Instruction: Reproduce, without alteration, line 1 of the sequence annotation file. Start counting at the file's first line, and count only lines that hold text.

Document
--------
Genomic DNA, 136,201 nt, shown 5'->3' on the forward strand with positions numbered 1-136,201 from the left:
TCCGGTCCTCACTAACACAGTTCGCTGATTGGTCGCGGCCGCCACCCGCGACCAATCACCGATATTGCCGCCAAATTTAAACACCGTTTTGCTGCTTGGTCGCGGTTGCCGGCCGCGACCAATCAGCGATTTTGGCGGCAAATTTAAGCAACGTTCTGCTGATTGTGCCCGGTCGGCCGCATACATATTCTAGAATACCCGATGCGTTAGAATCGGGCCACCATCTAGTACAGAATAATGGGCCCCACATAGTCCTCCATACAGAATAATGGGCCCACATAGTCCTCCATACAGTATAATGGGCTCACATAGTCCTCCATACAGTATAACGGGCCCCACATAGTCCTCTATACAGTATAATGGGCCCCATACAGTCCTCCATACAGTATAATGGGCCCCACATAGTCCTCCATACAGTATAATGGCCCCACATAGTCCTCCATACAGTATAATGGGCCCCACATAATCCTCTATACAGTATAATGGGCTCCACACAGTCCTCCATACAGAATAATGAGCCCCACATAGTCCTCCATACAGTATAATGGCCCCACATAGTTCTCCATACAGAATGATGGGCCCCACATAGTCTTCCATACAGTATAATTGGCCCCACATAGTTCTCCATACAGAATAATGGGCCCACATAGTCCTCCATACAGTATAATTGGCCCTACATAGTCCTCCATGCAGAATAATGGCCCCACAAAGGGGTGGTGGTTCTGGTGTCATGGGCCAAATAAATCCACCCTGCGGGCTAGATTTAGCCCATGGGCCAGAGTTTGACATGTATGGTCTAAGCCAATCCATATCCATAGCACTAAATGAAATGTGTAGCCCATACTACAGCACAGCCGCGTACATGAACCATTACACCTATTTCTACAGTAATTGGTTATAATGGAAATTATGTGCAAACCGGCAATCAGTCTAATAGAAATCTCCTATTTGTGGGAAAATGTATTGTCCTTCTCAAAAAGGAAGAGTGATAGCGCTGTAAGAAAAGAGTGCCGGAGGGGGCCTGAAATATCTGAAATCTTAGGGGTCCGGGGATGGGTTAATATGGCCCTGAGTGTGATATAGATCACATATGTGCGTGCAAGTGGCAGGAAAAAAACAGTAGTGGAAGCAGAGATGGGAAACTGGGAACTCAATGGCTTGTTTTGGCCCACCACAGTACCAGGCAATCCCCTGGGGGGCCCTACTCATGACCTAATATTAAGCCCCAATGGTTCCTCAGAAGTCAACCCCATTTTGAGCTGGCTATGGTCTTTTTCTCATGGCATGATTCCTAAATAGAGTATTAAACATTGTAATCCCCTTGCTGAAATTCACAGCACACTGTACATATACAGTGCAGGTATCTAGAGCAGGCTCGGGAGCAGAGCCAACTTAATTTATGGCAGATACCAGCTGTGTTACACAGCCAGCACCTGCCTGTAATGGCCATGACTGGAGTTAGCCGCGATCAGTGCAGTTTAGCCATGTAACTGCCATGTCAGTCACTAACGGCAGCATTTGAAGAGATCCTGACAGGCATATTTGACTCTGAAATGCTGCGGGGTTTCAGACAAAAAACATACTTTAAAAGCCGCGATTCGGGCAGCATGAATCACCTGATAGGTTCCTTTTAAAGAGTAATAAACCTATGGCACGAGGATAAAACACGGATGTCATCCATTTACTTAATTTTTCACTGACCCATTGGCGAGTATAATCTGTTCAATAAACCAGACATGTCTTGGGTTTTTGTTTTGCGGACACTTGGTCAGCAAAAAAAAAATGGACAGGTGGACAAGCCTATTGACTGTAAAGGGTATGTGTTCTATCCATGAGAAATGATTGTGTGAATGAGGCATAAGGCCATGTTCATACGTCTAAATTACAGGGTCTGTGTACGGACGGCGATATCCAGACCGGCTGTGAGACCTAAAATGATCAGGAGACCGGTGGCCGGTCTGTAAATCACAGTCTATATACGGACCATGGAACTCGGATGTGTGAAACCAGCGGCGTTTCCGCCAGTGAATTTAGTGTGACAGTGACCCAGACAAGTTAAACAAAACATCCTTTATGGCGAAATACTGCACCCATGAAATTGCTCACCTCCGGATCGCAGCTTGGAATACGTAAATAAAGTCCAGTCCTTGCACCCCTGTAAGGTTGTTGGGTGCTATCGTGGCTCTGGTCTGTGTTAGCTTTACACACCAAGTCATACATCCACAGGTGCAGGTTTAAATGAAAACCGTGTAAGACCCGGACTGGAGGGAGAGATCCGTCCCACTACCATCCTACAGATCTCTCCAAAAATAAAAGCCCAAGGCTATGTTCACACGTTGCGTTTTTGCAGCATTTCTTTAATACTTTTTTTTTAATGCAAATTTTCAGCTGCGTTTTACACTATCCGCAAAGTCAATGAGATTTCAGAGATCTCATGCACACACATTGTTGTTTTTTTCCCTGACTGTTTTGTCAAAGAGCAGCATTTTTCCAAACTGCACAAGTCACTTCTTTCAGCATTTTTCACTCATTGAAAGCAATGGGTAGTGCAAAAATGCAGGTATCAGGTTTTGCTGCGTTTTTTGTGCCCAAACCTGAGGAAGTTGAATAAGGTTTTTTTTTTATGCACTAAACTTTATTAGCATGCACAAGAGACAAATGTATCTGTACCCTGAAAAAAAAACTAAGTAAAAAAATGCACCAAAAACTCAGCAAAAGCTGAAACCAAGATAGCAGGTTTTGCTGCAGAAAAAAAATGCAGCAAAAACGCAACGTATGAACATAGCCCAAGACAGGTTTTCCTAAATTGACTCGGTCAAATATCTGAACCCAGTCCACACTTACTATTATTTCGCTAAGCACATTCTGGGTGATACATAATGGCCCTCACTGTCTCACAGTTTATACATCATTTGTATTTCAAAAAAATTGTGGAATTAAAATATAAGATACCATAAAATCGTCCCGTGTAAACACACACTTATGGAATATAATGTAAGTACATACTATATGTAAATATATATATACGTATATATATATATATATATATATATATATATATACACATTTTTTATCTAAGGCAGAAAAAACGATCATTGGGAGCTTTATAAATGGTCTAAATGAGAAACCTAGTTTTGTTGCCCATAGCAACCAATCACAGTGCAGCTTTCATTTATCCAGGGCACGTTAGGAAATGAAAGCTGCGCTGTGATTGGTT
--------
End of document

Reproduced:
Genomic DNA, 136,201 nt, shown 5'->3' on the forward strand with positions numbered 1-136,201 from the left: